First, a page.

The Constitution on Mars

The season finale of ABC’s Life on Mars aired last week. I’m not a fan of the show, but I’ve caught snippets here and there because it airs immediately after Lost.

The premise for Life on Mars involves a guy who travels back in time to 1973 where he’s an NYPD detective. The hero is torn between the events unfolding in 1973 and trying to find his way back to 2008. Teaser ads for the final episode promised that everything would be revealed.

SPOILER alert in case anyone cares.

The big reveal turns out to be that everything the hero experienced on the show was a dream. Not just the events from 1973, but his “real” life in 2008 was imaginary too. He and the other characters slowly awake from suspended animation to learn that the year is 2035 and that in reality they are astronauts on the first manned trip to Mars. Hence the title: Life on Mars.

The groggy astronauts are still sorting through their current situation and vivid dream memories when they receive a message from Earth. A NASA official makes contact and mentions in passing that President Obama wanted to speak to them personally, but was unable to do so . . .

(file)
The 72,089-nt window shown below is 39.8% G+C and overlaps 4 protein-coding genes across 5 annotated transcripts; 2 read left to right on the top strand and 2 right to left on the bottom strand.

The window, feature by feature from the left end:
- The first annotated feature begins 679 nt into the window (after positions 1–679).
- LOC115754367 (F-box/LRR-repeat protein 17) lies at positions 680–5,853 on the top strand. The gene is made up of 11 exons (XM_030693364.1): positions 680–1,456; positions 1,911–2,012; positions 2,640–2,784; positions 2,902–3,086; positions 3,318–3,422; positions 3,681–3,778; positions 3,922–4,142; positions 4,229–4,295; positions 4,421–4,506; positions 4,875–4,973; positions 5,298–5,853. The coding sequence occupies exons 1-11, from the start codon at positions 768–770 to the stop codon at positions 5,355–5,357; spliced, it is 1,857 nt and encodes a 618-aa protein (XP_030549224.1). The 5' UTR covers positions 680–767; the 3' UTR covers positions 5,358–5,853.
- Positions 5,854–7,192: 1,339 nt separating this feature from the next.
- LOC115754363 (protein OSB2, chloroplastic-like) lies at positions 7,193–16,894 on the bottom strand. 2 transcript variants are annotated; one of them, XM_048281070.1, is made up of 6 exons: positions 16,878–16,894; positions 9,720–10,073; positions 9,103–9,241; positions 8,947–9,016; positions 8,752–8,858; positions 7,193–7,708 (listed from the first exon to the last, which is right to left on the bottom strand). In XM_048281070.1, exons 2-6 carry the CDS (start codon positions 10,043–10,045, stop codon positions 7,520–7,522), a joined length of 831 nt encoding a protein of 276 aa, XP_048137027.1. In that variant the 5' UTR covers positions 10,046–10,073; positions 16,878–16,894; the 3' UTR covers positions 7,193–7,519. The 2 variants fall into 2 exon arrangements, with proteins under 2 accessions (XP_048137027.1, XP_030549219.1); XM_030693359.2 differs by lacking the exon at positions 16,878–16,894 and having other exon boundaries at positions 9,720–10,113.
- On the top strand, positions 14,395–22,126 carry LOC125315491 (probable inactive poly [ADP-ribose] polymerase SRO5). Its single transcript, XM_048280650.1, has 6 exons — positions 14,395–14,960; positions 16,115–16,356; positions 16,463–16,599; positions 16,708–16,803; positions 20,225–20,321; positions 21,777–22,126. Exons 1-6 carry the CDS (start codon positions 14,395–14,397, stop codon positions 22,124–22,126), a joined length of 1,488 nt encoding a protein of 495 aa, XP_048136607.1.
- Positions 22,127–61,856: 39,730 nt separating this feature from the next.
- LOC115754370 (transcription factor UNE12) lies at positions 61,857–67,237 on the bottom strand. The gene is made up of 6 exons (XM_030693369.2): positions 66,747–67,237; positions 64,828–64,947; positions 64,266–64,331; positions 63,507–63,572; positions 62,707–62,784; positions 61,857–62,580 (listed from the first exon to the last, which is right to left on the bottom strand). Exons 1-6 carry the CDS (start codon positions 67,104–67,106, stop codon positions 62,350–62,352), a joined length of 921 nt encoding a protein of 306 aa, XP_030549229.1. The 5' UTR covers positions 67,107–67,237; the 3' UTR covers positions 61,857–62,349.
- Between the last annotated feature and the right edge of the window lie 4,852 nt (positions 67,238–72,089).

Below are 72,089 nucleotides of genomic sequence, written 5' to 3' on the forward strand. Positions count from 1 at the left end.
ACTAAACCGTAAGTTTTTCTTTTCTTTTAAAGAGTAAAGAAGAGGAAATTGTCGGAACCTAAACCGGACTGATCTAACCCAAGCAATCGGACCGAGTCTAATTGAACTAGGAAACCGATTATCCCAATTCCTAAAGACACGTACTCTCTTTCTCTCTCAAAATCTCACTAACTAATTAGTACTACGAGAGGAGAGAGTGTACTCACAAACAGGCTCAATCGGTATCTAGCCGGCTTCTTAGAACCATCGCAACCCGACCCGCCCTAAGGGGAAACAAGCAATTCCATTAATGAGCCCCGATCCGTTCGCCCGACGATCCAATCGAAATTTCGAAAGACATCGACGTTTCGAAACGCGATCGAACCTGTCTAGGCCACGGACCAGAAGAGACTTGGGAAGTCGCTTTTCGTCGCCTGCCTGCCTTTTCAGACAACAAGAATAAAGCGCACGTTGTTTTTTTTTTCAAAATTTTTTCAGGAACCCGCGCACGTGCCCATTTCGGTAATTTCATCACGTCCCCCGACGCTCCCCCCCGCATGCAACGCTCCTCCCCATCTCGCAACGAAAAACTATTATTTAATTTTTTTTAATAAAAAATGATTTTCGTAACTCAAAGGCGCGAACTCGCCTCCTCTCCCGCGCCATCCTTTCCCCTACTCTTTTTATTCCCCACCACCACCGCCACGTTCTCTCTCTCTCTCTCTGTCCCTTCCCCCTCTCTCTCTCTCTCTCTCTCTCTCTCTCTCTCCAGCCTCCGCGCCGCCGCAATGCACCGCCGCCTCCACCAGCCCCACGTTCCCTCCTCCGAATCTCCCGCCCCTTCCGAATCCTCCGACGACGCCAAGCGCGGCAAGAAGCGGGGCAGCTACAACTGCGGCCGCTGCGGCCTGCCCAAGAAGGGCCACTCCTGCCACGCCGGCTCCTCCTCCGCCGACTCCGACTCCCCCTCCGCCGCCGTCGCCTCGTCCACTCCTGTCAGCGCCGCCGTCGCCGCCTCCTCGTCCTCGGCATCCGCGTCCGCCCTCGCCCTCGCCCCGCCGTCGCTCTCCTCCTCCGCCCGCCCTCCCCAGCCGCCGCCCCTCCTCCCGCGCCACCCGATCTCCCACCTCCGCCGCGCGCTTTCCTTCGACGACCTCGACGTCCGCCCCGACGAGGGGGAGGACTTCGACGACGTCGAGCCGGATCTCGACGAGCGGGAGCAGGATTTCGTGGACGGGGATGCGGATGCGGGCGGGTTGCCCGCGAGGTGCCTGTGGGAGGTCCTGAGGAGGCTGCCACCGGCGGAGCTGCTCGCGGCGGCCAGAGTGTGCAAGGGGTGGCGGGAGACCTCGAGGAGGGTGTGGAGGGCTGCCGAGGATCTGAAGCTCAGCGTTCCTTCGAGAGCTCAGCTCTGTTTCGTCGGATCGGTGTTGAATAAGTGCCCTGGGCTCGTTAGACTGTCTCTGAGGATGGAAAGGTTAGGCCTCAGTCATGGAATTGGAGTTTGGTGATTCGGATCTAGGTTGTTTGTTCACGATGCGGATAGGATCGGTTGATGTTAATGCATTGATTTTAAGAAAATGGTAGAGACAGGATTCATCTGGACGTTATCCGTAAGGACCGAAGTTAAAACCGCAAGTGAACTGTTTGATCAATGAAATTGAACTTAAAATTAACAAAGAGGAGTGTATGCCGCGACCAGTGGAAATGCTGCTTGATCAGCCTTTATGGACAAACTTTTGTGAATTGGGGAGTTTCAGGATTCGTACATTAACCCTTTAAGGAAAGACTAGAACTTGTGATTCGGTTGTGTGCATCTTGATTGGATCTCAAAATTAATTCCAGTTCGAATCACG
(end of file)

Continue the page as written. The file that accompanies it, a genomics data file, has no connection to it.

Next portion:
. . . because she and her sister had to abruptly leave Washington for Chicago to visit their father who is seriously ill.

I guess this is what television writers call a “payoff” moment (not to be confused with the payoff moments that usually happen in Chicago).

Barack Obama’s elder daughter Malia was born on July 4, 1998. Based on the show’s 2035 calendar, she would have been elected in November 2032 and taken office on January 20, 2033.

Article II, section 1, clause 5 of the U.S. Constitution states:

No Person except a natural born Citizen, or a Citizen of the United States, at the time of the Adoption of this Constitution, shall be eligible to the Office of President; neither shall any Person be eligible to that Office who shall not have attained to the Age of thirty five Years, and been fourteen Years a Resident within the United States.

Unfortunately, Malia Obama would only be 34 years old at the time of her Life on Mars Inauguration and thus constitutionally ineligible to the office of President of the United States on such date.

There seems to be a pattern here.

Or at least a premise for a spin-off series: The Ineligibles.

Maybe I can pitch this idea to the producers of West Wing.


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